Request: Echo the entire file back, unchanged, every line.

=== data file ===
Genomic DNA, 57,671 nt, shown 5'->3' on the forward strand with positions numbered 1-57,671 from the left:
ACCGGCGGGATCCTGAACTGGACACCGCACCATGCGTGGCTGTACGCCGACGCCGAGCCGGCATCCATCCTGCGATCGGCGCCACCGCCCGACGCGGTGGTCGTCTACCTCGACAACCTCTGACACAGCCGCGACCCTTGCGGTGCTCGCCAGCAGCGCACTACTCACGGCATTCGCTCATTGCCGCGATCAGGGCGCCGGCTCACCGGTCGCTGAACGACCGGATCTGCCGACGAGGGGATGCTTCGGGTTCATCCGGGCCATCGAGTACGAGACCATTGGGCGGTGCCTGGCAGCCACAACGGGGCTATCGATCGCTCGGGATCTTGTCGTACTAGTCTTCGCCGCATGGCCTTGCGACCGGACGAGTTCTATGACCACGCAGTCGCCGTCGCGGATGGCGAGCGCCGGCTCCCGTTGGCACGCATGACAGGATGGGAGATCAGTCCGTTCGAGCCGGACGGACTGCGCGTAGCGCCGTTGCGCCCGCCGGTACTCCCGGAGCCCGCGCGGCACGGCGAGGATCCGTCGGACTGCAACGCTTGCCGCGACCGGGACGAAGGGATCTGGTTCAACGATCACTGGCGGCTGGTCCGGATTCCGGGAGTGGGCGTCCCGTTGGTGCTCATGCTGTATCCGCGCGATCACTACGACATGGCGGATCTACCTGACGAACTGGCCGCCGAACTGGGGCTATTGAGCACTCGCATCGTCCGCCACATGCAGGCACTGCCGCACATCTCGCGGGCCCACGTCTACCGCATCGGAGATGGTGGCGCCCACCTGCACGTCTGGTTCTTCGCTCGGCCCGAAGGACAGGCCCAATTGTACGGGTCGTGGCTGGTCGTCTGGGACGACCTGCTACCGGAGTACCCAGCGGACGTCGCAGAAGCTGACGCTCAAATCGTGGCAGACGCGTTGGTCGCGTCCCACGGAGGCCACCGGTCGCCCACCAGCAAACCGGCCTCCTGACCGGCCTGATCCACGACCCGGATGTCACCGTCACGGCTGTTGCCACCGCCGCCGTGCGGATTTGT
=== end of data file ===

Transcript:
Genomic DNA, 57,671 nt, shown 5'->3' on the forward strand with positions numbered 1-57,671 from the left:
ACCGGCGGGATCCTGAACTGGACACCGCACCATGCGTGGCTGTACGCCGACGCCGAGCCGGCATCCATCCTGCGATCGGCGCCACCGCCCGACGCGGTGGTCGTCTACCTCGACAACCTCTGACACAGCCGCGACCCTTGCGGTGCTCGCCAGCAGCGCACTACTCACGGCATTCGCTCATTGCCGCGATCAGGGCGCCGGCTCACCGGTCGCTGAACGACCGGATCTGCCGACGAGGGGATGCTTCGGGTTCATCCGGGCCATCGAGTACGAGACCATTGGGCGGTGCCTGGCAGCCACAACGGGGCTATCGATCGCTCGGGATCTTGTCGTACTAGTCTTCGCCGCATGGCCTTGCGACCGGACGAGTTCTATGACCACGCAGTCGCCGTCGCGGATGGCGAGCGCCGGCTCCCGTTGGCACGCATGACAGGATGGGAGATCAGTCCGTTCGAGCCGGACGGACTGCGCGTAGCGCCGTTGCGCCCGCCGGTACTCCCGGAGCCCGCGCGGCACGGCGAGGATCCGTCGGACTGCAACGCTTGCCGCGACCGGGACGAAGGGATCTGGTTCAACGATCACTGGCGGCTGGTCCGGATTCCGGGAGTGGGCGTCCCGTTGGTGCTCATGCTGTATCCGCGCGATCACTACGACATGGCGGATCTACCTGACGAACTGGCCGCCGAACTGGGGCTATTGAGCACTCGCATCGTCCGCCACATGCAGGCACTGCCGCACATCTCGCGGGCCCACGTCTACCGCATCGGAGATGGTGGCGCCCACCTGCACGTCTGGTTCTTCGCTCGGCCCGAAGGACAGGCCCAATTGTACGGGTCGTGGCTGGTCGTCTGGGACGACCTGCTACCGGAGTACCCAGCGGACGTCGCAGAAGCTGACGCTCAAATCGTGGCAGACGCGTTGGTCGCGTCCCACGGAGGCCACCGGTCGCCCACCAGCAAACCGGCCTCCTGACCGGCCTGATCCACGACCCGGATGTCACCGTCACGGCTGTTGCCACCGCCGCCGTGCGGATTTGT